Speaking as someone who followed the IPSEC IETF standards committee
pretty closely, while leading a group that tried to implement it and
make so usable that it would be used by default throughout the
Internet, I noticed some things:
* NSA employees participted throughout, and occupied leadership roles
in the committee and among the editors of the documents
* Every once in a while, someone not an NSA employee, but who had
longstanding ties to NSA, would make a suggestion that reduced
privacy or security, but which seemed to make sense when viewed
by people who didn't know much about crypto. For example,
using the same IV (initialization vector) throughout a session,
rather than making a new one for each packet. Or, retaining a
way to for this encryption protocol to specify that no encryption
is to be applied.
* The resulting standard was incredibly complicated -- so complex
that every real cryptographer who tried to analyze it threw up
their hands and said, "We can't even begin to evaluate its
security unless you simplify it radically". See for example:
That simplification never happened.
The IPSEC standards also mandated support for the "null"
encryption option (plaintext hiding in supposedly-encrypted
packets), for 56-bit Single DES, and for the use of a 768-bit
Diffie-Hellman group, all of which are insecure and each of which
renders the protocol subject to downgrade attacks.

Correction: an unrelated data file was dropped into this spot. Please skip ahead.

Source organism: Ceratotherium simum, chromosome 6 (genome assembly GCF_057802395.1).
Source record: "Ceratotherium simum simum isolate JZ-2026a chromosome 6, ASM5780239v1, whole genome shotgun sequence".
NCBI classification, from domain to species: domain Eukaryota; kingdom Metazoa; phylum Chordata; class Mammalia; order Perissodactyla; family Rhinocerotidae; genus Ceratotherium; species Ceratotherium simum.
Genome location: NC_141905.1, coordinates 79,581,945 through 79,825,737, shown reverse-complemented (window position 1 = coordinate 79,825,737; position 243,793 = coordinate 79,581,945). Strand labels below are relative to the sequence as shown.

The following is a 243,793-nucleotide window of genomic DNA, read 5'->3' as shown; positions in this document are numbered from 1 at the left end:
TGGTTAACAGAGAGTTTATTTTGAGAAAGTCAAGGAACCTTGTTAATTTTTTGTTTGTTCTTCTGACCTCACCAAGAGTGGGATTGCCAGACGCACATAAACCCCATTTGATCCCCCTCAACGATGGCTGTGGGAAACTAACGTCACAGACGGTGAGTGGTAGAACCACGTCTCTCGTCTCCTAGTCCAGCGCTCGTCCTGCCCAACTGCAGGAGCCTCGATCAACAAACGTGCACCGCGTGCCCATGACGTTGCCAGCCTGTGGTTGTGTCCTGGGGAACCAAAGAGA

* The protocol had major deployment problems, largely resulting from
changing the maximum segment size that could be passed through an
IPSEC tunnel between end-nodes that did not know anything about
IPSEC. This made it unusable as a "drop-in" privacy improvement.
* Our team (FreeS/WAN) built the Linux implementation of IPSEC, but
at least while I was involved in it, the packet processing code
never became a default part of the Linux kernel, because of
bullheadedness in the maintainer who managed that part of the
kernel. Instead he built a half-baked implementation that never
worked. I have no idea whether that bullheadedness was natural,
or was enhanced or inspired by NSA or its stooges.
In other circumstances I also found situations where NSA employees
explicitly lied to standards committees, such as that for cellphone
encryption, telling them that if they merely debated an
actually-secure protocol, they would be violating the export control
laws unless they excluded all foreigners from the room (in an
international standards committee!). The resulting paralysis is how
we ended up with encryption designed by a clueless Motorola employee
-- and kept secret for years, again due to bad NSA export control
advice, in order to hide its obvious flaws -- that basically XOR'd
each voice packet with the same bit string! Their "encryption"
scheme for the control channel, CMEA, was almost as bad, being
breakable with 2^24 effort and small numbers of ciphertexts:
To this day, no mobile telephone standards committee has considered
or adopted any end-to-end (phone-to-phone) privacy protocols. This is
because the big companies involved, huge telcos, are all in bed with
NSA to make damn sure that working end-to-end encryption never becomes
the default on mobile phones.
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